The Bar has Risen


Australian patent practitioners have been aware of the changes since the Intellectual Property Laws Amendment (Raising the Bar) Act 2011 came into force on 15 April 2012, however most of the changes only come into effect today.

Raised Standards

The changes to the standard required for patentability will apply to any patent application for which examination is requested from today onwards, even if the application was filed before today.

  • Inventive step – for the purposes of inventive step, common general knowledge from anywhere in the world will now be considered.
  • Inventive step – previously only prior art information ‘ascertained, understood and regarded as relevant’ by the skilled person could be considered for the purposes of inventive step. This restriction has now been removed, meaning all prior art information is now to be considered.
  • Utility – patent specifications will now need to disclose a specific, substantial and credible use for the invention.
  • Sufficiency – patent specifications will now need to describe the invention in a manner which is clear and complete enough for the invention to be performed by a person skilled in the relevant art. (This requirement will most likely demand enablement across the breadth of each claim.)
  • Fair basis – the requirement that claims be ‘fairly based’ has been replaced with the new requirement that claims be fully supported by the description.
  • Provisional specifications – the standard of disclosure in provisional specifications has been raised to meet the same enablement standard of a complete (non-provisional) patent application.


From today:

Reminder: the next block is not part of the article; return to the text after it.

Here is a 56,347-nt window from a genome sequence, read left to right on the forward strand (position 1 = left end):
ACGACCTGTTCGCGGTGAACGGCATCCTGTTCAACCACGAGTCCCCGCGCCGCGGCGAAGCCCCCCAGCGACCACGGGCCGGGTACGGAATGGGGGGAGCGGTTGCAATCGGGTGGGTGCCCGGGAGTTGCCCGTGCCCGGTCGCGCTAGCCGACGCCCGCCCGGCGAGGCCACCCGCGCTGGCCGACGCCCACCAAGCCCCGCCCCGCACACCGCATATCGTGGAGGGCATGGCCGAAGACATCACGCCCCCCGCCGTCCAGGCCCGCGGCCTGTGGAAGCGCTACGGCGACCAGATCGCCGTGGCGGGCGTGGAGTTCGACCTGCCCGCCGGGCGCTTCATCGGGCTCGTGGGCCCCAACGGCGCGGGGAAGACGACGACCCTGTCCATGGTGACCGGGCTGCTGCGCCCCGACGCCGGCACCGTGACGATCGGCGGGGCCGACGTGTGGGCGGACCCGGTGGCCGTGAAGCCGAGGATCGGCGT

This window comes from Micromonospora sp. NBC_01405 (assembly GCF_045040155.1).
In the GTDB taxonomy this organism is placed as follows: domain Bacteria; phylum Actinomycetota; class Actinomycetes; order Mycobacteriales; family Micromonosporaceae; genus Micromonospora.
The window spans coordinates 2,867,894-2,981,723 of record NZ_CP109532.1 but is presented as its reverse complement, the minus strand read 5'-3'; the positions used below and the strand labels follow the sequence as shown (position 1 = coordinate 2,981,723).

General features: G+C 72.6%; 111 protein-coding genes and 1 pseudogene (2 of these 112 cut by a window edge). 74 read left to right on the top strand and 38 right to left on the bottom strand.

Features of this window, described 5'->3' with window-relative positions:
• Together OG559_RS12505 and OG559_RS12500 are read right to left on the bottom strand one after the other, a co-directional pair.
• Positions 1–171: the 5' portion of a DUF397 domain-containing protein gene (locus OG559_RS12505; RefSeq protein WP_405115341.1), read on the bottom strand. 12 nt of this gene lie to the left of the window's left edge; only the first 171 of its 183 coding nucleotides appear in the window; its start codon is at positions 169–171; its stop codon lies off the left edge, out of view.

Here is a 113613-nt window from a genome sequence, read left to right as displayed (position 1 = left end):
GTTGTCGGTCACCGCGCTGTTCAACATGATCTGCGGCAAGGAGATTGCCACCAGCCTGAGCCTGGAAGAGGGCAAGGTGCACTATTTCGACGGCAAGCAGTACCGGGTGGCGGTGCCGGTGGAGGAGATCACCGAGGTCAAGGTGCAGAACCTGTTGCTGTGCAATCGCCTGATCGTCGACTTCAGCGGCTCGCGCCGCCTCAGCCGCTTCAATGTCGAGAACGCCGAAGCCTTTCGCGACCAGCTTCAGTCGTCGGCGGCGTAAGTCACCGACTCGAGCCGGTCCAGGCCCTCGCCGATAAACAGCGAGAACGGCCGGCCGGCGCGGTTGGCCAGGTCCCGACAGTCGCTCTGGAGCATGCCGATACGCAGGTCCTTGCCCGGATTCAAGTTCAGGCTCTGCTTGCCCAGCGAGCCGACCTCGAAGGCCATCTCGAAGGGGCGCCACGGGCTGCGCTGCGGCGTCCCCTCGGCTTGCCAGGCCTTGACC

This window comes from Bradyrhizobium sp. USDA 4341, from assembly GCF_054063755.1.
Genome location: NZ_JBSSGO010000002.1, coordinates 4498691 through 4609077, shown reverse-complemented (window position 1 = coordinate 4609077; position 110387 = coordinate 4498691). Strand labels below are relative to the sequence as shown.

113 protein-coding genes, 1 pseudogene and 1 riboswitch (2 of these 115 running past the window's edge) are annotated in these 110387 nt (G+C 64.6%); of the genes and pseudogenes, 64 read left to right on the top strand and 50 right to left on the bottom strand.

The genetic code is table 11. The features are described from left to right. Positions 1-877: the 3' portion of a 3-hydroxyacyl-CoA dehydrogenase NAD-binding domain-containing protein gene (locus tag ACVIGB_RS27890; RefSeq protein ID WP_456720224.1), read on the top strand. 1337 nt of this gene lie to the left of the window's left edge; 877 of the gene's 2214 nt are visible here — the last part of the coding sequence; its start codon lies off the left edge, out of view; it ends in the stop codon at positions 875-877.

• The standard of proof applied by the Commissioner of Patents during examination will be raised to the ‘balance of probabilities’.
  • Examiners will report on utility.
  • It will no longer be possible to add subject matter to a patent specification even if it is not claimed.
  • Modified examination is no longer available.
  • When no previous search and/or examination report has issued from another patent office, the Commissioner of Patents may conduct a search and opinion on a standard patent application (similar to an international search and opinion).

Divisional Patent Applications

From today:

  • The period for filing a divisional application will be restricted to the period for commencing opposition proceedings against the accepted parent application, that is, 3 months from the date acceptance of the parent application was advertised.
  • It will no longer be possible to convert a patent or patent application to a divisional application unless the conversion is made within 3 months of the advertisement of acceptance of the proposed parent or before the acceptance of the proposed divisional.


From today:

  • Any opposed application will only be able to be withdrawn with the consent of the Commissioner of Patents.

Other Changes

  • Privilege – will be extended to clients of foreign patent and trade mark attorneys and will also cover communications with third parties in circumstances where privilege would have applied if the patent or trade mark attorney were a lawyer.
  • Entitlement – a new provision has been added that ensures that a patent will not be deemed invalid solely because it was granted to the wrong person.
  • ‘Omnibus’ claims (claims defined by reference to the embodiments) – are no longer allowable unless they are absolutely necessary to define the invention.

The above is only a brief summary of the changes and is not intended to replace legal advice. Please do not hesitate to contact us if you have any queries or require further information.

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